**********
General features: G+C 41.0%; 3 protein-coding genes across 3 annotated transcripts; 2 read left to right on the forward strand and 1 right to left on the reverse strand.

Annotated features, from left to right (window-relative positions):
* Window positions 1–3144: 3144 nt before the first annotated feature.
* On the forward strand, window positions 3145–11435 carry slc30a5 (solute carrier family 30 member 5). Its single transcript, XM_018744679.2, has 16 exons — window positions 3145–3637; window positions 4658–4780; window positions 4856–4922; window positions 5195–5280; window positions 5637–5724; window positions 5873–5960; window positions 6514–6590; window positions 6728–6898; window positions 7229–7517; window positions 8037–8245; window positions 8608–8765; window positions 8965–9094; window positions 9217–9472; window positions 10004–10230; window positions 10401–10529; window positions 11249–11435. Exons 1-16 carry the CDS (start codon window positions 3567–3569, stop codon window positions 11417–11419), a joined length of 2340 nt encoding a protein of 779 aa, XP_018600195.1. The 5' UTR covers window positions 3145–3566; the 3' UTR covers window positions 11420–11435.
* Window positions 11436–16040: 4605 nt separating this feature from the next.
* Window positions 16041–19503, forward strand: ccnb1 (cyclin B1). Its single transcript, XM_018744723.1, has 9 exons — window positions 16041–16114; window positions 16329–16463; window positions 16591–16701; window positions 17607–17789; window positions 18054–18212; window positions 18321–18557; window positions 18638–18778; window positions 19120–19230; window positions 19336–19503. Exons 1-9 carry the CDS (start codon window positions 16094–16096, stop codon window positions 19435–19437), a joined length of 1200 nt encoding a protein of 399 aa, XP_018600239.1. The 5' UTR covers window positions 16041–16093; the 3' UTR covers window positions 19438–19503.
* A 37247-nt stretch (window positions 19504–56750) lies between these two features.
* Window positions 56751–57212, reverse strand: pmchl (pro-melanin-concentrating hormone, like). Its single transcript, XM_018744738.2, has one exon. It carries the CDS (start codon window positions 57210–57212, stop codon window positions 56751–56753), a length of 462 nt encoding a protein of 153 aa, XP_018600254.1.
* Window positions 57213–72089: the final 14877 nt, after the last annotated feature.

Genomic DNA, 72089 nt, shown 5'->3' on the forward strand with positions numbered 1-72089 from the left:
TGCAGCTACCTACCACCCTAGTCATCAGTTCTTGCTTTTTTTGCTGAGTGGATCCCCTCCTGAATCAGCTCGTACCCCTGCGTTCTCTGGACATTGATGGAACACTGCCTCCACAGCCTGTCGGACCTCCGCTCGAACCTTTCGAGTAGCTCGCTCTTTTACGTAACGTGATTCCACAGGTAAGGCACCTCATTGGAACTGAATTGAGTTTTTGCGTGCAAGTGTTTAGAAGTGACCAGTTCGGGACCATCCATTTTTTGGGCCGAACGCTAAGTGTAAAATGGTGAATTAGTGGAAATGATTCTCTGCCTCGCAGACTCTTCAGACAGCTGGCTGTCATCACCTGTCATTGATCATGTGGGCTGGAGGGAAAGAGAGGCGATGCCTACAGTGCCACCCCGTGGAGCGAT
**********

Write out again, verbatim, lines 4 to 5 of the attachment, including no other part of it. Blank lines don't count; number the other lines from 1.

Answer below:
* On the forward strand, window positions 3145–11435 carry slc30a5 (solute carrier family 30 member 5). Its single transcript, XM_018744679.2, has 16 exons — window positions 3145–3637; window positions 4658–4780; window positions 4856–4922; window positions 5195–5280; window positions 5637–5724; window positions 5873–5960; window positions 6514–6590; window positions 6728–6898; window positions 7229–7517; window positions 8037–8245; window positions 8608–8765; window positions 8965–9094; window positions 9217–9472; window positions 10004–10230; window positions 10401–10529; window positions 11249–11435. Exons 1-16 carry the CDS (start codon window positions 3567–3569, stop codon window positions 11417–11419), a joined length of 2340 nt encoding a protein of 779 aa, XP_018600195.1. The 5' UTR covers window positions 3145–3566; the 3' UTR covers window positions 11420–11435.
* Window positions 11436–16040: 4605 nt separating this feature from the next.